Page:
Also focus on the here & now.  Being well aware of your surroundings can help you  to stay focused on that rather than get caught up in a panic attack.  This also can help you to stay in reality during a flashback.  Touch something with an extreme texture- very soft or coarse fabric, maybe hold an ice cube.  Smell something with a strong scent, such as lavender (which also has anti-anxiety properties) or that holds good memories for you, such as the perfume your favorite aunt wore when you were a child.

 

Write in a journal.  Writing can be extremely therapeutic.  It also can be validating when you see things in writing rather than speaking about them.

 

Learn what self-soothing techniques work best to relax you.  They should involve at least one of your senses.  Soak in a bubble bath, wear soft & comfy clothes, stretch, listen to calming music, listen to nature sounds, sing, drink herbal tea or flavored coffee (decaf is best), light a scented candle or incense, smell some flowers, read a book, watch a funny movie or tv show, look at pictures of those you love or that inspire you.

 

 

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Should You Listen To Your Emotions?

Ever since I became a Christian in 1996, I’ve heard preaching about not allowing your emotions to rule you.  Keep them in check & don’t let them run your life!

 

Basically, this made me feel bad when I would feel hurt or angry & couldn’t control how I felt.  I thought something must be wrong with me for not having a better grip on my feelings.

 

The truth though is everyone needs to have a healthy, balanced perspective on emotions.

 

Emotions are given to us by God to let us know when things are good or bad.  When something is good, you feel happy, content or pleased.  If something makes you sad or angry, you know this thing isn’t good.  Emotions are a good monitor in that respect.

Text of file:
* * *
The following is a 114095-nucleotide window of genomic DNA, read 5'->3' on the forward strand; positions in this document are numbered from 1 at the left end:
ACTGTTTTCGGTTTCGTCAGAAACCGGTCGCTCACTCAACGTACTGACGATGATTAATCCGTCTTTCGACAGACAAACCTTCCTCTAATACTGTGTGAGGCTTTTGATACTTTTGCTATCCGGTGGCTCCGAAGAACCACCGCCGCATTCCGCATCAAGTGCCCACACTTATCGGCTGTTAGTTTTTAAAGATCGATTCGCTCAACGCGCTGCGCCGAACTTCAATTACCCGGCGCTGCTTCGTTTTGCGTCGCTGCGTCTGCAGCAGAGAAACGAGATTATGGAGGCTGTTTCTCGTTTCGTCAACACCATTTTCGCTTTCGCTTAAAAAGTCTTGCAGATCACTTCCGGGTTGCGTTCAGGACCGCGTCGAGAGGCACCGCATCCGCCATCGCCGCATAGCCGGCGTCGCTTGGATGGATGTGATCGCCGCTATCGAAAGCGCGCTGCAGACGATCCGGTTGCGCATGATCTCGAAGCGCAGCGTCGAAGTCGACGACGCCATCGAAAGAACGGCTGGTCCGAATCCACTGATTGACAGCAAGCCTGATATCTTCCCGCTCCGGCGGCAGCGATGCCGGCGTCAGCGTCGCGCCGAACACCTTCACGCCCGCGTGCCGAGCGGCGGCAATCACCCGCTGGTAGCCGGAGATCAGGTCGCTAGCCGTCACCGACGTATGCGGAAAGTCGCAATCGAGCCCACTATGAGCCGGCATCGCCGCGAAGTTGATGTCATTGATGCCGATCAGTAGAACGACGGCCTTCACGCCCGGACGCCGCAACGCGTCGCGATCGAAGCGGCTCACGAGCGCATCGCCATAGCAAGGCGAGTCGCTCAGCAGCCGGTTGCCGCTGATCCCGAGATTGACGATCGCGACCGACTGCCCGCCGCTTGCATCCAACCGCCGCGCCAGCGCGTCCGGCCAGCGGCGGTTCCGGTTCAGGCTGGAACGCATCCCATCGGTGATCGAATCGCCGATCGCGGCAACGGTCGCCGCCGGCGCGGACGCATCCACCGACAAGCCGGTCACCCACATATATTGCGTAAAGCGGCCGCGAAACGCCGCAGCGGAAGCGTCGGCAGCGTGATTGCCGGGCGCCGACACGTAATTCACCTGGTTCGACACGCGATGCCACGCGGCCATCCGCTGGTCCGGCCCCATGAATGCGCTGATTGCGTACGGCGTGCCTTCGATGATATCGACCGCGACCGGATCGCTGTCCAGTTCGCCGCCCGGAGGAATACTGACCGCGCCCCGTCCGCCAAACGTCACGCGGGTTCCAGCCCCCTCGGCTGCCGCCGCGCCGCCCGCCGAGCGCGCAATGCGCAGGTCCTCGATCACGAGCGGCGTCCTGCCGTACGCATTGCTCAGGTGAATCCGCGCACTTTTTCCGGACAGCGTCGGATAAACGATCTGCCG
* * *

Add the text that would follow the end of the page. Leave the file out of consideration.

Emotions can teach you a lot about yourself.  Where your boundaries lie, what you enjoy or don’t enjoy & who you are the closest to.  Not allowing yourself to feel such things can turn you into a shell of a human being, & that is not what God wants for you.

 

Sometimes emotions can be irrational too.  There may be times that you’d rather lay on the sofa watching TV than go to work, even when you enjoy your job, & you have no idea why you feel this way.  In times like this you know it’s best to ignore those emotions & go to work.

 

When you are healing from trauma or abuse, however, you need to be sure not to ignore your feelings.  If you suddenly feel anxious, angry or depressed, you need to know why you feel that way.  Then you will be able to feel the emotion fully, process it & release it.  Ignoring your feelings if you’re healing only serves to drag out the healing process & make you more miserable.  I know, facing past trauma is hard, but it is easier than constantly trying to stuff it down inside of you.

 

I firmly believe that while you can’t listen to your emotions blindly, you do need to listen to them often & use wisdom on how to deal with them.  Know sometimes you can ignore them, but mostly, you should pay attention to them & respect them.  Don’t judge your feelings either.  They aren’t good or evil- feelings simply are.

 

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Those Who Have Been Abused Don’t Think They Deserve Care

Abusers destroy their victim’s self-esteem.  The more completely they can destroy that, the more completely they can rule their victim.  Yet in spite of the destruction, many victims reach a point of breaking away from their abuser, whether the person is a spouse, friend or parent.

 

Unfortunately, that only is the beginning.  So much damage is done, especially to the self-esteem.  That low self-esteem causes all kinds of problems for a victim, including believing that she is unworthy of care.  Abusers make sure their victims know that they don’t matter, which means their pain doesn’t matter either.  That false belief can follow a person for years even after the abuse has ended.

 

So many victims don’t believe they deserve to be cared for or even validated, when nothing could be further from the truth!  They are easy to spot too- they are the ones saying their situation “wasn’t so bad,” or, “So & So had it much worse than me,” or even, “It was only mental/sexual abuse.”

 

Dear Reader, today I want you to know that you *do* matter!  Your abuser was absolutely wrong!  You deserve to have your pain acknowledged & validated!  It doesn’t matter if someone else “had it worse” than you- abuse is painful & destructive, period!

 

I know it’s hard to really understand that you matter after years of being told you don’t, but it’s the truth!  God has a purpose for everyone & everything in this world, which includes you.  You matter & God loves you!